When I was in college my parents moved to Hawaii, and during that time they arranged for the daughter of friends to rendezvous there with her boyfriend. He was coming in from Vietnam for a few days of R&R, and they agreed to meet at my parents' house.
I was there, too, and that brief encounter left a lasting impression. The soldier showed up, fresh from the war zone, where he was a gunner on a helicopter. I remember most of all the haunted look in his eyes. He looked at us with absolute certainty that we hadn't a clue about what he’d been dealing with, and he was right.
And so there we were – the middle class college kid, protected by his deferment, who’d marched to protest the war, sitting at the dining room table with a soldier who’d been in the middle of it only a few days before. It must have been surreal for him to find himself in that peaceful Honolulu neighborhood, with its papaya, palm and plumeria trees, the ocean a few blocks away.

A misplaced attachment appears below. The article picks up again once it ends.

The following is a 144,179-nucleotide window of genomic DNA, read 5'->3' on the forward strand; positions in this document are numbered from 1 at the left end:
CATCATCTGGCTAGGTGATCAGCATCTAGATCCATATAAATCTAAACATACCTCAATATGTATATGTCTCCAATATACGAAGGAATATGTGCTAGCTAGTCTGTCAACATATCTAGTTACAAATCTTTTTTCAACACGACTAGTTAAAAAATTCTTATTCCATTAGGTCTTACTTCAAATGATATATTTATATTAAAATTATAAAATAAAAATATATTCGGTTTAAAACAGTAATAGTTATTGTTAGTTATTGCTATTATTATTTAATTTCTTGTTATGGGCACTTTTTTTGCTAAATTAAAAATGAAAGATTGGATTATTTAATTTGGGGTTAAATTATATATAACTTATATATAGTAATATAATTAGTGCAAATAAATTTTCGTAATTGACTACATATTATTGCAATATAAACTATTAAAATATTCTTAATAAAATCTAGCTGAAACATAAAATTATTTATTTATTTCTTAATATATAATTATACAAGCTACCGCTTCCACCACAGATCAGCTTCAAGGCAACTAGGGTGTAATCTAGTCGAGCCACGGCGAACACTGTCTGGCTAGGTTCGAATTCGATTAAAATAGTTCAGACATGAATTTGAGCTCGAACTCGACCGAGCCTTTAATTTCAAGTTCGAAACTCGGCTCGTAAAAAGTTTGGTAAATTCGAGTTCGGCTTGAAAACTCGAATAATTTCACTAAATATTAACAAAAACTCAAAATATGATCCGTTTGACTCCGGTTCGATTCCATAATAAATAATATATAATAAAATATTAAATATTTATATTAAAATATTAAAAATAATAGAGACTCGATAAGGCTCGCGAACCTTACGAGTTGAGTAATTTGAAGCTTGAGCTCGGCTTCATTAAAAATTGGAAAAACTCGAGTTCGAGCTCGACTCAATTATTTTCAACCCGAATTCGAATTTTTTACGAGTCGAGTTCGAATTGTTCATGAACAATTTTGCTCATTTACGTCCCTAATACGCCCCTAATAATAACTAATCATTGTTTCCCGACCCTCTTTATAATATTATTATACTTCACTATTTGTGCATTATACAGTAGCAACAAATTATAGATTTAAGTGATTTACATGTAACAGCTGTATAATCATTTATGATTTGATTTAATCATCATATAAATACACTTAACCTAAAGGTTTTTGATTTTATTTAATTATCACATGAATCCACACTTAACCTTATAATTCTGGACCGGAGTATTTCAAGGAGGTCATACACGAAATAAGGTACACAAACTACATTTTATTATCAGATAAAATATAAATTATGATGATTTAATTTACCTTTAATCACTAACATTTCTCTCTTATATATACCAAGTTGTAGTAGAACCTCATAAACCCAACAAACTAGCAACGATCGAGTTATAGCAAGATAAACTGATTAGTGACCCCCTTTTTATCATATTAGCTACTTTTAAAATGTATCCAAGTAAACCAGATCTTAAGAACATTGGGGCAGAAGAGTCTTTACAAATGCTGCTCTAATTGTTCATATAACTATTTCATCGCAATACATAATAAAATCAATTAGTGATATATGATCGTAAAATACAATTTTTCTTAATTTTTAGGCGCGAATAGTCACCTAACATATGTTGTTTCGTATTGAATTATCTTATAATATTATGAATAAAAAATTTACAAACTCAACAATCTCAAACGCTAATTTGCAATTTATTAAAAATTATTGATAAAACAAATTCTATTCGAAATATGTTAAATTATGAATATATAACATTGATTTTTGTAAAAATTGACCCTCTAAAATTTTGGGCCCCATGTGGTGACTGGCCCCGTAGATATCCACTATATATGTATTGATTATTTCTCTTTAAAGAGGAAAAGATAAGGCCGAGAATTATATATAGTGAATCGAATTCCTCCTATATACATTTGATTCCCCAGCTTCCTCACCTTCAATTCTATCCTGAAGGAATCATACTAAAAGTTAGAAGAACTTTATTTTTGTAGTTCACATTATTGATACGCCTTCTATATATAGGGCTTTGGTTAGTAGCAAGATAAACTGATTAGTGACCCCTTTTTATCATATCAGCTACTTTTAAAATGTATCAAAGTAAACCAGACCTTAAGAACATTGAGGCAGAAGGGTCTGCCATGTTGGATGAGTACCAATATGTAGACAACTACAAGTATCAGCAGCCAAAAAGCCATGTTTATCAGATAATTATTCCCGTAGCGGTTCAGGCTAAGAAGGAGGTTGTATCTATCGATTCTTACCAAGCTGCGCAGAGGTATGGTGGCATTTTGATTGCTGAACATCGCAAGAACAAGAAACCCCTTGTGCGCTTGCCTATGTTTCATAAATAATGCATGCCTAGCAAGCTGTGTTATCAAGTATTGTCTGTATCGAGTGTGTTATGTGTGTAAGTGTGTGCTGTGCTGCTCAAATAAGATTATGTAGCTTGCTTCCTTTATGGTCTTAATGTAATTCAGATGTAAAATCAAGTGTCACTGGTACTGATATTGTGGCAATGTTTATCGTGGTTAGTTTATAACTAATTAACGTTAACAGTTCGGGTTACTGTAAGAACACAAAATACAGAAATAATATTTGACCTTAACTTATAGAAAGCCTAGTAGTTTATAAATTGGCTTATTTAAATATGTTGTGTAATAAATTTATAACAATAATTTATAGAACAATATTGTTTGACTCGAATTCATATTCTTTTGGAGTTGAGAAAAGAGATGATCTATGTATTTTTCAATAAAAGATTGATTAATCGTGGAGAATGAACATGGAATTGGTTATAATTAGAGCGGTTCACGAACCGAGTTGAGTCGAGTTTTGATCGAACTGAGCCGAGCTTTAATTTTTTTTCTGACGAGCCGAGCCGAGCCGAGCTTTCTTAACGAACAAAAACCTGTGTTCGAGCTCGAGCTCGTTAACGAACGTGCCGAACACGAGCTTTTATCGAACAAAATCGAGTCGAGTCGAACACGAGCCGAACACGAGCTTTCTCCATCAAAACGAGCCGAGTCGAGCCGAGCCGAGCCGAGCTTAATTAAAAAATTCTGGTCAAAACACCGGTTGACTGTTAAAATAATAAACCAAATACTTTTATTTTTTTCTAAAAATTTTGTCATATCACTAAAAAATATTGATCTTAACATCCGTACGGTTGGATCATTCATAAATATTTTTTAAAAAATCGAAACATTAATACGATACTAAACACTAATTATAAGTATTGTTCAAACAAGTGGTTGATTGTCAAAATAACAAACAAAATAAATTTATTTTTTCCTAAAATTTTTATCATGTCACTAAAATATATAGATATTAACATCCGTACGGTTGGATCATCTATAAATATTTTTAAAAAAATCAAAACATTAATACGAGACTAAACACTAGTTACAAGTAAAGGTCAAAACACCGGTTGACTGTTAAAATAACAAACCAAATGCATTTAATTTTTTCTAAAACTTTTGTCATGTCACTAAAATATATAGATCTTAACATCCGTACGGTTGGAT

We didn't say much. He had no way to describe his world. And I wouldn’t presume to press my thoughts on him. Who I was and what I thought were irrelevant. Whether he resented, envied or hated me, I couldn't say. Probably I was no more than a cipher to him.
Each of us who lived through those years lived one small part of the story, viewing it from a single perspective, experiencing our own struggles, some more dire than others. Now Ken Burns's new PBS series on the Vietnam War is asking us to look beyond our own experience to see the whole picture, to see the human face of people on all sides. That’s why we study history, to enlarge our view, so that we don't remain stranded in warring camps, so we become able to see how the human tragedy enfolds us all.
My struggles were not so dire. Yet in a larger sense the nation's struggle was dire in the extreme – anger, incomprehension, division and loss coloring the era. I hope that soldier in Honolulu got through it OK.
As a nation, we're still getting through it, trying to see, trying to understand.